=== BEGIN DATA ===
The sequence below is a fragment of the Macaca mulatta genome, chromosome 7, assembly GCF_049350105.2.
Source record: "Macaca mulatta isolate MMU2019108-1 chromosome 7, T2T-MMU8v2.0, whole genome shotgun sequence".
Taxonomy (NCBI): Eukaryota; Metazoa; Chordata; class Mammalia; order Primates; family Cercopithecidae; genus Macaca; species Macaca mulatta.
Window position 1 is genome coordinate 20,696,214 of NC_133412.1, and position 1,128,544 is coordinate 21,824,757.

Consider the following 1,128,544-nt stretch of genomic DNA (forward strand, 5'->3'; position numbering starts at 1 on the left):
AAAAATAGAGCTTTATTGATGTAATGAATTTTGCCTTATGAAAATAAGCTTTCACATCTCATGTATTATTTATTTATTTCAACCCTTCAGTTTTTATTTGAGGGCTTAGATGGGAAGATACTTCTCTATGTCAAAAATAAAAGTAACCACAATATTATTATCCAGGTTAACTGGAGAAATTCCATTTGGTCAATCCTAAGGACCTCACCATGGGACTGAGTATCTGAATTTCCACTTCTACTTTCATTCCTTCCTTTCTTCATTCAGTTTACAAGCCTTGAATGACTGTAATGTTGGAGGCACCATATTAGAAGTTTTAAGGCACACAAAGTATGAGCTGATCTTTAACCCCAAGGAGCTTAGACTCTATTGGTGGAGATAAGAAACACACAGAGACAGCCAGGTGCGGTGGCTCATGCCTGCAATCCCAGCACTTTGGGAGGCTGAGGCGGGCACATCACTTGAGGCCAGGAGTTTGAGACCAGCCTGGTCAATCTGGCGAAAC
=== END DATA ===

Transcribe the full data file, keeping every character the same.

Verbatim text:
The sequence below is a fragment of the Macaca mulatta genome, chromosome 7, assembly GCF_049350105.2.
Source record: "Macaca mulatta isolate MMU2019108-1 chromosome 7, T2T-MMU8v2.0, whole genome shotgun sequence".
Taxonomy (NCBI): Eukaryota; Metazoa; Chordata; class Mammalia; order Primates; family Cercopithecidae; genus Macaca; species Macaca mulatta.
Window position 1 is genome coordinate 20,696,214 of NC_133412.1, and position 1,128,544 is coordinate 21,824,757.

Consider the following 1,128,544-nt stretch of genomic DNA (forward strand, 5'->3'; position numbering starts at 1 on the left):
AAAAATAGAGCTTTATTGATGTAATGAATTTTGCCTTATGAAAATAAGCTTTCACATCTCATGTATTATTTATTTATTTCAACCCTTCAGTTTTTATTTGAGGGCTTAGATGGGAAGATACTTCTCTATGTCAAAAATAAAAGTAACCACAATATTATTATCCAGGTTAACTGGAGAAATTCCATTTGGTCAATCCTAAGGACCTCACCATGGGACTGAGTATCTGAATTTCCACTTCTACTTTCATTCCTTCCTTTCTTCATTCAGTTTACAAGCCTTGAATGACTGTAATGTTGGAGGCACCATATTAGAAGTTTTAAGGCACACAAAGTATGAGCTGATCTTTAACCCCAAGGAGCTTAGACTCTATTGGTGGAGATAAGAAACACACAGAGACAGCCAGGTGCGGTGGCTCATGCCTGCAATCCCAGCACTTTGGGAGGCTGAGGCGGGCACATCACTTGAGGCCAGGAGTTTGAGACCAGCCTGGTCAATCTGGCGAAAC